One of Carmack’s small, but legally indefensible, transgressions was to take a USB storage device with more than 10,000 files belonging to id Software. ZeniMax alleged those files contained ZeniMax-owned VR technology. I say that is a small transgression because Carmack is clearly a brilliant programmer and technologist, and I doubt he needed the files. But I wouldn’t presume too much in this situation, and the jury did not find Carmack guilty of the most serious charges in this instance.

Asked to comment on the decision, ZeniMax chairman and CEO Robert Altman said in a statement: “Technology is the foundation of our business and we consider the theft of our intellectual property to be a serious matter. We appreciate the jury’s finding against the defendants, and the award of half a billion dollars in damages for those serious violations.”

John Carmack, CTO of Oculus.

Above: John Carmack, CTO of Oculus.

Image Credit: Dean Takahashi

ZeniMax alleged that Carmack made a breakthrough in VR technology in March 2012, when he was still at id Software and before he met Luckey. Carmack shared the VR technology with Luckey, but he did so under a NDA that Luckey signed. ZeniMax alleged that Luckey didn’t know how to code the software in question, while Oculus’s lawyers argued unsuccessfully that Luckey made key breakthroughs in VR months before he ever met Carmack, including creating multiple versions of the Rift before the first encounter.

The circumstances around the NDA would be useful to know. Did Luckey visit Carmack at id Software one day and sign a generic NDA at the visitor’s desk? If so, why didn’t Carmack just meet him at a coffee shop instead? They could have circumvented the NDA quite easily. So why didn’t they?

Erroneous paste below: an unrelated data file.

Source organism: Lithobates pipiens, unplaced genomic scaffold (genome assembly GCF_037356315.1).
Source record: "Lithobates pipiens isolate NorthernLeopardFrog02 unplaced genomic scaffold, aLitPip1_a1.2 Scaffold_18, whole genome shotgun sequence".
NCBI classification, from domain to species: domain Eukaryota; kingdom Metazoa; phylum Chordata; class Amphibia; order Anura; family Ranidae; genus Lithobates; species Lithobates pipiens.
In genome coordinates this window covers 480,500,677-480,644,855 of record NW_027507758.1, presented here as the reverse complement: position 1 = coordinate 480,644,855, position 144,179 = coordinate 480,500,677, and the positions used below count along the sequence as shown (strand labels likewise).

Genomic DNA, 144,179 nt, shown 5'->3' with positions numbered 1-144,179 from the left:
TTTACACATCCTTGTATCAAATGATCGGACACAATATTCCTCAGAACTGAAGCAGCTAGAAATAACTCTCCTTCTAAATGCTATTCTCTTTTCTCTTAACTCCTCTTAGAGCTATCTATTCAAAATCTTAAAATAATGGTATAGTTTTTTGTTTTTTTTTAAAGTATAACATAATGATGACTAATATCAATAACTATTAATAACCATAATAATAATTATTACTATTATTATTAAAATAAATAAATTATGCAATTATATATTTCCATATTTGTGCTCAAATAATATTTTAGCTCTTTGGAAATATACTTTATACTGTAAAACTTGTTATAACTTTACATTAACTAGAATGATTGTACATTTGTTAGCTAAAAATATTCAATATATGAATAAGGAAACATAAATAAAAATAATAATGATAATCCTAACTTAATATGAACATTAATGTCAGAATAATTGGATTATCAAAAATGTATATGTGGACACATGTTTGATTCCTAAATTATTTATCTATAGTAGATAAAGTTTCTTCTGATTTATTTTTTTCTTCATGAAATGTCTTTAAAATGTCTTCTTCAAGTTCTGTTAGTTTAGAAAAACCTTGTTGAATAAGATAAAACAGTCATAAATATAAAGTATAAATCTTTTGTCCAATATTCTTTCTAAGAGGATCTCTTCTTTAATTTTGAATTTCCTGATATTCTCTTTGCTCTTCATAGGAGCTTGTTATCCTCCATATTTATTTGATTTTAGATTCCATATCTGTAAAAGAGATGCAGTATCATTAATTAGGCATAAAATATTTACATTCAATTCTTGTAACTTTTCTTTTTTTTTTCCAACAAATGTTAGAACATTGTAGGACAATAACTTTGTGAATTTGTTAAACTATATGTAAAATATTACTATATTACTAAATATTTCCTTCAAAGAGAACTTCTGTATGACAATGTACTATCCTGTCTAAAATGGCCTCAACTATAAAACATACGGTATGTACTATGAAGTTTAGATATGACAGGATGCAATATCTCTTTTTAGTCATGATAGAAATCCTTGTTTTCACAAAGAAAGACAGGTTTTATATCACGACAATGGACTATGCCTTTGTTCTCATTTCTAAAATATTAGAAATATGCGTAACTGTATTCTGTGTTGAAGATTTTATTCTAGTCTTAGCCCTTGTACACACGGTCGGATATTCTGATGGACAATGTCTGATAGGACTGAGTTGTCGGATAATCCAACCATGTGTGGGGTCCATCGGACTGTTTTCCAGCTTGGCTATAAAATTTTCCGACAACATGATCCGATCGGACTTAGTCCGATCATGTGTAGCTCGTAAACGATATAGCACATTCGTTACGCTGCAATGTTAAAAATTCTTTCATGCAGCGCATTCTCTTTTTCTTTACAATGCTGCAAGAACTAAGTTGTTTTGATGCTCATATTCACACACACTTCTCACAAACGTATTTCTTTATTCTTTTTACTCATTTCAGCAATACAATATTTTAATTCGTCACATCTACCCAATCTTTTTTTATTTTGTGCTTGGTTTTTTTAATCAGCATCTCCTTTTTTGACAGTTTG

Don McGowan, adjunct professor of entertainment law at the University of Washington School of Law and an expert in legal issues in AR/VR, found the NDA violation to be baffling. Why did Luckey violate an NDA, but not Carmack? It’s as if Carmack took the secrets, told them to Luckey under NDA, and then Luckey used them at Oculus. That’s a roundabout way of establishing that a violation occurred.

The Oculus Rift.

Also, the verdict appears to set a disturbing precedent. If an employee talks about an idea at a company, then moves on to another company, and then works on that idea, does it necessarily follow that the employee is at the risk of being sued by the former company? This kind of knowledge transfer happens all the time. Is it a crime? That hardly seems fair to call it that, particularly as is the case with ZeniMax, that the former company appeared to have no intention of working on the idea at all.

ZeniMax offered evidence that Carmack destroyed data on his computer after he got notice of the litigation, and after he researched on Google how to wipe a hard drive. ZeniMax also alleged that other Oculus computers were also wiped clean. Clearly, these aren’t actions that are going to win favors with a jury, and they seem like the actions that were, again, clearly avoidable or unnecessary in the successful creation of the Oculus Rift.

These seem like amateur mistakes. Yet ZeniMax has a reputation of being legally minded. If Carmack was aware of this reputation, why didn’t he try harder to ensure a smooth, lawsuit-free transition between jobs? It seems legally naive, and that might be a good way to describe someone who is a brilliant technologist.

ZeniMax further alleged that Oculus programmers cut-and-pasted ZeniMax code into the Oculus software development kit (SDK). Meanwhile, Facebook’s Mark Zuckerberg acknowledged that the company did very little due diligence in its acquisition, approving the deal in a matter of days. If Facebook’s attorneys had more time to vet the deal, would they have discovered any of these legal problems?

Of course, if there is a big mistake here, it was that Facebook allowed the trial to proceed instead of settling the case for a smaller amount of money.

The consequences also go beyond the monetary award. VR itself is likely to survive, as the litigation has no impact on competitors like Google Daydream View or HTC Vive. ZeniMax’s threat to stop sales of the Rift could put a cloud over the system, said Llamas.

“This likely won’t affect Oculus or Samsung in the near future, though, since ZeniMax has to wait until after Facebook’s appeal,” Llamas wrote. “If ZeniMax wins, Facebook’s devices will probably be halted next year or beyond. In the meantime, developers may look for other devices on which to develop so as not to get caught up in any of Facebook’s consequences. Either way, it’s bad for Oculus.”

And bad for Luckey.